The 2019 NFL offseason witnessed several top-tier playmakers change teams for the upcoming season, which will without a doubt shake up the way fantasy players draft their teams.
As these stars get settled into new schemes with different personnel surrounding them, some should be better off because of the change, while others may struggle. Here, we’ll break down whose stock rose and fell after changing jerseys for 2019.
Odell Beckham Jr., WR, Cleveland Browns
The Browns improved tremendously in 2018 under Freddie Kitchens (5-3 record, 395 yards per game) and will have franchise quarterback Baker Mayfield entering his second season.
So not only does Beckham get out of the dumpster fire that has become the New York Giants, but he’ll join a quarterback whose style fits with his perfectly and an offensive-minded head coach. Look for Beckham to return to WR1 form in 2019.
Mark Ingram, RB, Baltimore Ravens
The Ravens' ceiling this season will depend heavily on Lamar Jackson’s development as a passer, but unless he makes a significant leap, it’s realistic to expect Baltimore’s offense to rely on the running game. Ingram will see a lot more carries as the lead back than when he shared a backfield with Alvin Kamara in New Orleans.
Assuming Jackson won’t make a lot of throws in the red zone, Ingram should have plenty of goal-line carries to boost his touchdown total, as well. Ingram won’t be highly ranked in your drafts, but could have the workload of an RB1 with a high touchdown ceiling. What more could you want?
DeSean Jackson, WR, Philadelphia Eagles
Jackson struggled to produce in Tampa with Jameis Winston, and now he’s returning to the team that drafted him as the missing piece to a stacked offense. The Eagles severely lacked a deep threat in 2018, primarily operating their passing attack in the middle of the field. Jackson will open things up tremendously, while secondaries won’t be able to key in on him with Alshon Jeffrey and Zach Ertz on the field.
You can expect Carson Wentz to find Jackson on deep balls throughout the year thanks to all the weapons Philly already has, while head coach Doug Pederson will most likely incorporate the 11-year veteran in his complex screen game to get Jackson into space.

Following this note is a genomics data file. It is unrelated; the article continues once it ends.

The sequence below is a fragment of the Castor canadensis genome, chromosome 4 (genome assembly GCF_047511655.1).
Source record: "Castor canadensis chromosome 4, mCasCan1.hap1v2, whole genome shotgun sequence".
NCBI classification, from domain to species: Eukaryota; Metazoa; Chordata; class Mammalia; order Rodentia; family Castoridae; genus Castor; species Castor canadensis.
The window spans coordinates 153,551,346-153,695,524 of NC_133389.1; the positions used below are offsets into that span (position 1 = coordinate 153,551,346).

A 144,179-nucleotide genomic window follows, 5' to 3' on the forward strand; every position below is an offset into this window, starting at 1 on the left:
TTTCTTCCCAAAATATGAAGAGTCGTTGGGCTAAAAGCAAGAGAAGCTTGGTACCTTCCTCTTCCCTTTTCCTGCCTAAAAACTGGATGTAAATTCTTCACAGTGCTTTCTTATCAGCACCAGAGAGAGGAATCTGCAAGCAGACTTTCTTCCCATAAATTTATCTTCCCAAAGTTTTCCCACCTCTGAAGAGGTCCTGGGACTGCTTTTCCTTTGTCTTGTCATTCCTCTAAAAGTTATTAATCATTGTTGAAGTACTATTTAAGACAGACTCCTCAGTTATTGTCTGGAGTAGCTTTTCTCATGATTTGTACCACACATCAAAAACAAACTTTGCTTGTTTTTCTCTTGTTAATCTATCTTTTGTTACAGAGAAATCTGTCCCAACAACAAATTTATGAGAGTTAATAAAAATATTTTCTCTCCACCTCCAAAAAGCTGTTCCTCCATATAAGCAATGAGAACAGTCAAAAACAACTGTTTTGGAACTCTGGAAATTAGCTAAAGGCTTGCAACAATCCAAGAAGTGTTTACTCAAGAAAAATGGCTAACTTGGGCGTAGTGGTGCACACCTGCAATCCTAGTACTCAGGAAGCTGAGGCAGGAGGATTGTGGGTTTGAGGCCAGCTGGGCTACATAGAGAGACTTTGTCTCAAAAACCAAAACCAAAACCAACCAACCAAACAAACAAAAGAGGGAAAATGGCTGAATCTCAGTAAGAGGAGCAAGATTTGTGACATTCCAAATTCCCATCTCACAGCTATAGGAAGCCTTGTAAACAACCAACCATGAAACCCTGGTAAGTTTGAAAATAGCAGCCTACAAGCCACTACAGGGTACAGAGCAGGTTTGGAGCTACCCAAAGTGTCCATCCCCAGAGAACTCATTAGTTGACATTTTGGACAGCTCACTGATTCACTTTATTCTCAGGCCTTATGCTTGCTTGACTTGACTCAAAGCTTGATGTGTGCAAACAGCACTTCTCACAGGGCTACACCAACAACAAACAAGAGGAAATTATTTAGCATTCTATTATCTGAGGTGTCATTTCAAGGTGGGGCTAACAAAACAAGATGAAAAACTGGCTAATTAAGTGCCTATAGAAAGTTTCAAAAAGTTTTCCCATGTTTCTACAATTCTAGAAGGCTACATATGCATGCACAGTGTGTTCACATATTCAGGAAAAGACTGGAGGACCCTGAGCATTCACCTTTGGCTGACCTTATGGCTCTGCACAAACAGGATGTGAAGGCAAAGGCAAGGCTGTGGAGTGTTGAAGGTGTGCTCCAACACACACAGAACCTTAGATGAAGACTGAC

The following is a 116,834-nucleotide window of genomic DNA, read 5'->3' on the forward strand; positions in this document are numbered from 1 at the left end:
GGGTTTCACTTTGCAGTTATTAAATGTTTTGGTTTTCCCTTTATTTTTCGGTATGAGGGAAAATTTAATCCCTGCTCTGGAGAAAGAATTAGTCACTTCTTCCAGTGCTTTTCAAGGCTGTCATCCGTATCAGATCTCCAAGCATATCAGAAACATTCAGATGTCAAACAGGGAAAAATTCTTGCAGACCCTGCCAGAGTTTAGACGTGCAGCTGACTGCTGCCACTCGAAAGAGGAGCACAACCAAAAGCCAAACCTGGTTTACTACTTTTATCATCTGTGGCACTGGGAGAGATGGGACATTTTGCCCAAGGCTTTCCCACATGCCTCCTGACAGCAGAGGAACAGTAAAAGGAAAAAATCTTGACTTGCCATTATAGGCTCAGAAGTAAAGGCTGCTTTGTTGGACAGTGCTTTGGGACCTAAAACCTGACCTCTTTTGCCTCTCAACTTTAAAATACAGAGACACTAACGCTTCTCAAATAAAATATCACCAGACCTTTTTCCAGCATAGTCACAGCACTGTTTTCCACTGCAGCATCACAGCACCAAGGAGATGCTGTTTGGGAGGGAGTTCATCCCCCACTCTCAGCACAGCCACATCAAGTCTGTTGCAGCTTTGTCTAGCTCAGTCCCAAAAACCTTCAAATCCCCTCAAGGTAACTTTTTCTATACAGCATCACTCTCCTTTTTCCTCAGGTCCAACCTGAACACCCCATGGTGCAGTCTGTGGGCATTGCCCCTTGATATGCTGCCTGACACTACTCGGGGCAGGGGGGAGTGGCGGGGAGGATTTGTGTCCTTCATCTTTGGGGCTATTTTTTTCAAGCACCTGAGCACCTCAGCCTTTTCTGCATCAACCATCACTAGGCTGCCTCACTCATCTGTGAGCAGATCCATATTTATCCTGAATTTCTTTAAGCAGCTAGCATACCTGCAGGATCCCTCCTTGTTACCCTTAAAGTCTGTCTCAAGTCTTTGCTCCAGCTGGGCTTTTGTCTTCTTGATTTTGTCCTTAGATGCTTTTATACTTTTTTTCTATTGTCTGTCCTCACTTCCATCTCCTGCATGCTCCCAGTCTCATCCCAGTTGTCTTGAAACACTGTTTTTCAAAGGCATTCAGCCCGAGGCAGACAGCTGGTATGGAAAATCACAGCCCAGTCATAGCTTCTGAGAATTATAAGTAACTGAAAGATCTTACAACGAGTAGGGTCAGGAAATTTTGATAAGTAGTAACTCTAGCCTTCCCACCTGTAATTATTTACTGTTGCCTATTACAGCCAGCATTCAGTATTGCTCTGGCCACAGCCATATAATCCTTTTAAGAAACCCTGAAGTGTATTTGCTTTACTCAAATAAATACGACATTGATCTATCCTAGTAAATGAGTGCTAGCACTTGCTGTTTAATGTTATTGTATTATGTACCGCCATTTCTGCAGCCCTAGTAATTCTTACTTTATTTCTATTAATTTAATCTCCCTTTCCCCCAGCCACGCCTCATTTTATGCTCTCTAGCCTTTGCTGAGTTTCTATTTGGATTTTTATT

Tevin Coleman, RB, San Francisco 49ers
Coleman will re-join former Falcons offensive coordinator Kyle Shanahan in San Francisco as the 49ers’ best option as an all-purpose back. Jerick McKinnon is coming off a torn ACL, and while Matt Breida showed some flashes last year, Coleman should get the most carries and targets in the passing game.
Once a super-charged handcuff in Atlanta behind Devonta Freeman, Coleman has his chance as the lead back under a coach he’s familiar with. It’s all the right ingredients for a breakout season.
Jamison Crowder, WR, New York Jets
With the Redskins going full rebuild drafting Dwayne Haskins, Crowder made a good move signing with the Jets in free agency. The quick slot receiver thrived with Kirk Cousins in Washington and should find a ton of targets in Adam Gase’s offense.
Gase’s system in Miami was built for inside receivers like Crowder. Jarvis Landry had three straight seasons over 90 receptions, and Albert Wilson led the league in receiving yards last year before a hip injury ended his season.
Le’Veon Bell, RB, New York Jets
Bell forced his way out of Pittsburgh for a big payday, but he won’t have the production to back it up in 2019. Gase obviously hasn’t had a running back like Bell before, but the Jets’ new head coach has never prioritized the position in his offense.
There were also reports that Gase didn’t want to sign Bell in free agency. Not a lot is working in Bell’s favor and defenses will likely key in on him considering the lack of outside threats the Jets have at the moment. It’ll be new territory after playing in loaded Steelers offense for five years.
Antonio Brown, WR, Oakland Raiders
Brown is easily the Raiders' best option in the passing game, but Jon Gruden has preferred to use the run to set up the rest of his offense.
It’s also difficult to expect Brown to keep up the level of production he experienced with the Steelers. Even though Derek Carr is a fine quarterback, it will take time to develop chemistry for a player known for route running and precision on timing patterns.
Golden Tate, WR, New York Giants
The Giants are just so, so bad. Their offensive line stinks, Eli Manning might have five games left in him while Daniel Jones needs more time to get ready, and the receiving core is an embarrassment outside of Tate.
Tate got a nice payday to replace Beckham, but it’d be unwise to expect him to do better than last season with the Lions and Eagles. He's also suspended for the first four games of the season, further dropping his draft stock.
Jared Cook, TE, New Orleans Saints
This is hardly a knock on Cook, who should help the Saints’ versatility in the passing game and help them remain a powerhouse in the NFC. Cook's stock takes a dip primarily because he was targeted heavily by Derek Carr in 2018 and Drew Brees tends to spread the ball around to his receivers.
Cook won’t have a bad year, but we’re talking fantasy here, and we can’t expect the same volume of targets for Cook in New Orleans.
Cole Beasley, WR, Buffalo Bills
Beasley was one of check-down artist Dak Prescott’s favorite targets in Dallas, but Josh Allen is not the same kind of quarterback. In his rookie season, Allen tended to use his legs when the pocket broke down regularly.
There’s a chance he looks to Beasley as his release valve, but there’s little evidence where we should expect that to happen.
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